Murdoch Talks Media

Rupert Murdoch has not allowed the crisis in his most-loved medium -- the newspaper -- stop the growth of his global empire.

Murdoch, the 78-year-old News Corp. ( NWSA) chairman and CEO who moved television news considerably to the political right with Fox News, stunned the U.S. newspaper establishment in 2007 with his purchase of Dow Jones and The Wall Street Journal. If the $60-per-share acquisition seemed high in 2007, it now looks ridiculously so. Still, it gave the owner of the New York Post a long-sought platform to take on his nemesis, The New York Times.

His purchase of MySpace in 2005 gave him an important foothold on the Internet, and in 2007 News Corp. launched with General Electric's ( GE) NBC, an attempt to take on YouTube.

News Corp. has vast holdings outside the U.S., including newspaper The Times of London and a large stake in British Sky Broadcasting, the largest digital pay TV platform in the U.K. It also owns Sky Italia, the most popular pay-TV service in Italy.

Newspapers in Peril

Murdoch spoke to by phone last week. Here is an excerpt of the interview. Michael Wolff has written in Vanity Fair that you want to buy The New York Times (NYT), that you've planned out the deal in detail. Is that true?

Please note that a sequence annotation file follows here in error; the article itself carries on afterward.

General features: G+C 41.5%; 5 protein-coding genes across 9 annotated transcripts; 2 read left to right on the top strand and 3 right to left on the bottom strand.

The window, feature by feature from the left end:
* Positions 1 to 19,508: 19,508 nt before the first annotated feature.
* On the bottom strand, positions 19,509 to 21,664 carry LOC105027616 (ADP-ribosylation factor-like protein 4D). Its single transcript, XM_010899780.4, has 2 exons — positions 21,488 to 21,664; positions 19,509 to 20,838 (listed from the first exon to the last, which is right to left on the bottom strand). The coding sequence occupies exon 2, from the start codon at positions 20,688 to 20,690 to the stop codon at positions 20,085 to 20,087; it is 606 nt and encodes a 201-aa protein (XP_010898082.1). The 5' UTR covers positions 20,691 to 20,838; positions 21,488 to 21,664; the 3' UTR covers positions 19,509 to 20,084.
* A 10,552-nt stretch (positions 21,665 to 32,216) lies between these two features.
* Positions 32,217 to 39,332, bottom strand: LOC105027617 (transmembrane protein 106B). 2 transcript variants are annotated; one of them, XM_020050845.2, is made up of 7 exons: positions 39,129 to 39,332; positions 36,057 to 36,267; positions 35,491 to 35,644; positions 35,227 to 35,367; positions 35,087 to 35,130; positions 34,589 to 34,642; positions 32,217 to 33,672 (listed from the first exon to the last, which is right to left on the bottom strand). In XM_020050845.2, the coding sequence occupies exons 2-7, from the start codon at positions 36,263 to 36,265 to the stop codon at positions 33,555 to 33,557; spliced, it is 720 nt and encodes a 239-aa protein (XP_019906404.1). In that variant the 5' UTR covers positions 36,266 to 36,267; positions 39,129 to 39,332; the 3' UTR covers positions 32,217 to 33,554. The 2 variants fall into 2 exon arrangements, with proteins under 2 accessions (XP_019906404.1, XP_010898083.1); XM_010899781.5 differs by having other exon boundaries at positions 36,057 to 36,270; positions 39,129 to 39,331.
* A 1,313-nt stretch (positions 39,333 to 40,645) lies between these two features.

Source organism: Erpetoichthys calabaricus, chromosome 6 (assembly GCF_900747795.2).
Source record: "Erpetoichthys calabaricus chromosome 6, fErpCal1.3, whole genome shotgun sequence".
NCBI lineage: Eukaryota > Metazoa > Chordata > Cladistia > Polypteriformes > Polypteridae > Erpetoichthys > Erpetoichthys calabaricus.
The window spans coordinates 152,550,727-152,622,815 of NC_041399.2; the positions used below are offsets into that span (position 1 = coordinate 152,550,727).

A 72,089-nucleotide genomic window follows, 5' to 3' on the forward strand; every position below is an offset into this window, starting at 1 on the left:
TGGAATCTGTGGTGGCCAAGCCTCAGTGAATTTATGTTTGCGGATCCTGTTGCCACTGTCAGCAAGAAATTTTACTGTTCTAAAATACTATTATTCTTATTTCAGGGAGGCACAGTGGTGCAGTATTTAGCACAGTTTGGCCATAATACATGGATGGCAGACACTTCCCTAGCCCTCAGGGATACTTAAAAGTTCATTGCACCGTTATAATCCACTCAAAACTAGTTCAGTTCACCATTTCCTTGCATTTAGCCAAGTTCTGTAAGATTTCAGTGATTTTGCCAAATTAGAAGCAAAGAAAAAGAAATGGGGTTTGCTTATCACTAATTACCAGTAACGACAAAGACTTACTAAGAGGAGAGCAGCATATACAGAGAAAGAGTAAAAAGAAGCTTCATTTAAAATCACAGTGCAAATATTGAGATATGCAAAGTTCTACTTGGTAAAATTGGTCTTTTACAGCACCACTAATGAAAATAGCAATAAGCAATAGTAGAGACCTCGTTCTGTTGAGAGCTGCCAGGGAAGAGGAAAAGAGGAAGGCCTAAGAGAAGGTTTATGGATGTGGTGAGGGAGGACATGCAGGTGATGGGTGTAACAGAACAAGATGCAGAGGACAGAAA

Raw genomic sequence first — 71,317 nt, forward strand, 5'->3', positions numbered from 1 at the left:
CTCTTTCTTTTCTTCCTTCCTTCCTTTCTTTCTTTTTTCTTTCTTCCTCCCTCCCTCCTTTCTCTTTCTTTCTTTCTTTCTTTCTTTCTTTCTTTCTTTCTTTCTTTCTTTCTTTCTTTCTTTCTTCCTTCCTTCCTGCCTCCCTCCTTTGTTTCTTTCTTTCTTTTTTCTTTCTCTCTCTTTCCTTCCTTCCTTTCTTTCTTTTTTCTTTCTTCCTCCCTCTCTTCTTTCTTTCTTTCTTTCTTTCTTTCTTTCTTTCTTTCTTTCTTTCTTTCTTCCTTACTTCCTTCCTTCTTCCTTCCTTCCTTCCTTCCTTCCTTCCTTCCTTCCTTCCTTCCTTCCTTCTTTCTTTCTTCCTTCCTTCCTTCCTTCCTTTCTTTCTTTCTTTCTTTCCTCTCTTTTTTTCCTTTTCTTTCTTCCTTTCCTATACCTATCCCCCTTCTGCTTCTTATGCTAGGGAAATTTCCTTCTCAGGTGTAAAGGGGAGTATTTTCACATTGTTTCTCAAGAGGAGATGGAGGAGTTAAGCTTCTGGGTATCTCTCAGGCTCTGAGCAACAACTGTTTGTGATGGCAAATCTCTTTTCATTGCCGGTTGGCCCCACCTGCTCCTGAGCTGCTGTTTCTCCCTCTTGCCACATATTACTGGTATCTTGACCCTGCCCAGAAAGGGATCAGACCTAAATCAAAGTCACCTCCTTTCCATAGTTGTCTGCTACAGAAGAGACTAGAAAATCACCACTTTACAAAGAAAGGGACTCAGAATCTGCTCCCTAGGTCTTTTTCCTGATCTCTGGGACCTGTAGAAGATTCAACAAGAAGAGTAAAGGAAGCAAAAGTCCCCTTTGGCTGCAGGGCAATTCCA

Murdoch: No. That's nonsense. I don't think it's for sale anyway. I haven't even thought about it. But I would imagine that it would be legally and politically almost impossible, so I'm not thinking about it.

There's been a lot of shakeup at MySpace. Why are you shutting down your global ambitions?

We're not. We're just getting first things right first. The business sort of grew out of control and really out of size. I blame myself and it had to be brought back in size, but we feel that we've got new creative people and it will be a very strong force in many ways and shouldn't be compared ... I mean, it will be a very different social site to, say, Facebook.

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